Almost 40 years later, fallout from Mich. contamination disaster continues

Four decades after polybrominated biphenyl (PBB), a dense, flame-retardant toxin, was accidentally dumped into a Michigan cattle feed supplement, Detroit Free Press reporter Robin Erb looks into the aftermath of what she calls “one of the most catastrophic agricultural disasters in U.S. history.”

Today, despite decades of cleanup efforts, the contamination lives on in the sites of mass burials of livestock who were exposed to the toxin and thus slaughtered and, as Erb writes in the second part of the series, in the massive superfund site that has grown up around the property of the company responsible for the fatal mixup in the first place. The exact scope of the disaster is unknown, even now, but PBB appears to have contaminated soil and water supplies, and poisoned animals across the state.

With the series, Erb first discusses the effects of PBB and related chemicals, then goes a step further and investigates exactly why clean-up efforts have failed. In a sidebar, she explains the complexity of reporting on the health effects of contamination, perhaps best expressed in this quote:

“That’s environmental epidemiology for you. There are limitations in the science,” said Lorraine Cameron, an epidemiologist in charge of the Michigan Department of Public Health’s long-term health study of about 4,000 Michiganders who were acutely exposed to PBB.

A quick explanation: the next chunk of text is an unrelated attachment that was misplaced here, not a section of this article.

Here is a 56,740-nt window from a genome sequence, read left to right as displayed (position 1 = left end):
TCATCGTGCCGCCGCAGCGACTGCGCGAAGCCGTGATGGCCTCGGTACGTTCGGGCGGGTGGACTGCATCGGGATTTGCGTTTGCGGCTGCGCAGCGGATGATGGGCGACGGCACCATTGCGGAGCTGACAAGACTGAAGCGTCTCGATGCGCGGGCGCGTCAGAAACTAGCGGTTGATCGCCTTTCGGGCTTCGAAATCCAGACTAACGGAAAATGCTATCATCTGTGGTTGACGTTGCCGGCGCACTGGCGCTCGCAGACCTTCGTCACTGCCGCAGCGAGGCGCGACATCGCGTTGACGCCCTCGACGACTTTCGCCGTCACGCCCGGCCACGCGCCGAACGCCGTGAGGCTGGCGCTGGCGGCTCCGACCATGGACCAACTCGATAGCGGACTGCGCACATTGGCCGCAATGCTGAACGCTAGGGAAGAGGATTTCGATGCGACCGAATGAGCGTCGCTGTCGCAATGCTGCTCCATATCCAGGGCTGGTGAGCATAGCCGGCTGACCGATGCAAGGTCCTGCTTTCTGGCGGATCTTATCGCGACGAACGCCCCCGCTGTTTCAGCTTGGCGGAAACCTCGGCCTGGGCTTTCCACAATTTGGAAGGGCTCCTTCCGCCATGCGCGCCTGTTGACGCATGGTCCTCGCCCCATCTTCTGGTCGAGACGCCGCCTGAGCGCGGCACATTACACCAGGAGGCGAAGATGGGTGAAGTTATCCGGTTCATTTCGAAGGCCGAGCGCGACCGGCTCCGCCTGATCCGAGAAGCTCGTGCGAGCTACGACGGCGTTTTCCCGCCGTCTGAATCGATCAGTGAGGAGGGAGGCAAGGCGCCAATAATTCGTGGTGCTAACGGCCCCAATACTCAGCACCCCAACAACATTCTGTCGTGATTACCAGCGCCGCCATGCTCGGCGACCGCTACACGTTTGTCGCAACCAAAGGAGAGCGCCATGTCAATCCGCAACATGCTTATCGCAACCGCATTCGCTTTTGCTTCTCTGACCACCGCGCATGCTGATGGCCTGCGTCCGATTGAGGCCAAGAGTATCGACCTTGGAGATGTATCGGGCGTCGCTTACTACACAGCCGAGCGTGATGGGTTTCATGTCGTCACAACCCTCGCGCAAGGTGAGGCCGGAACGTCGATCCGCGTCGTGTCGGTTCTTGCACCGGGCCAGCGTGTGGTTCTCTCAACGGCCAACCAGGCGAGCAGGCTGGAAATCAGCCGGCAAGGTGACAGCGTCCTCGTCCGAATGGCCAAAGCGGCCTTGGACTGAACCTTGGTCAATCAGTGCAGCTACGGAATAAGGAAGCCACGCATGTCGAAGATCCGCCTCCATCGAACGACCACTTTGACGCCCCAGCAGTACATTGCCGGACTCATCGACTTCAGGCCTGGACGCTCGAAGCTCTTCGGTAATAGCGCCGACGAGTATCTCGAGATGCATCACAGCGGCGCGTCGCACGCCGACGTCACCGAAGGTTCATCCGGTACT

Erb uses anecdotes and, where possible, statistics, and highlights past mistakes as well as current efforts. In the process, she also proves that, especially where environmental contamination and long-term health issues are concerned, it’s never too late for a follow-up story.

1 thought on “Almost 40 years later, fallout from Mich. contamination disaster continues

  1. Avatar photoLaurel Russell

    Deviation is an understatement in decade after decade. I remember the mass grave shootings. I have always wondered how they managed to sweep it under the table that the contaminated feed was only distributed in that area??? Come on folks lets be real here we ALL know it was shipped out nationwide, and more than JUST Michigan was contaminated. It is all about the all mighty Buck! You can NOT tell me this has not already been thought about and someone in the ” right position had it felt with”!
    I am a Christian like most farmers and ranchers across this beautiful great nation. I would slaughter my heard just the same to stop contamination from spreading. The only thing I would do different is burn the flesh instead of burying it so it would not contaminate the water aquifer years later. Hind sight is 20/20 and everyone’s paying for the higher up’s cover up’s now aren’t they, and their children, their grand children, and probably their grand children’s great great great great great great great grandchildren. And who will tell them who covered what up when dairy farms don’t exist any longer???

Leave a Reply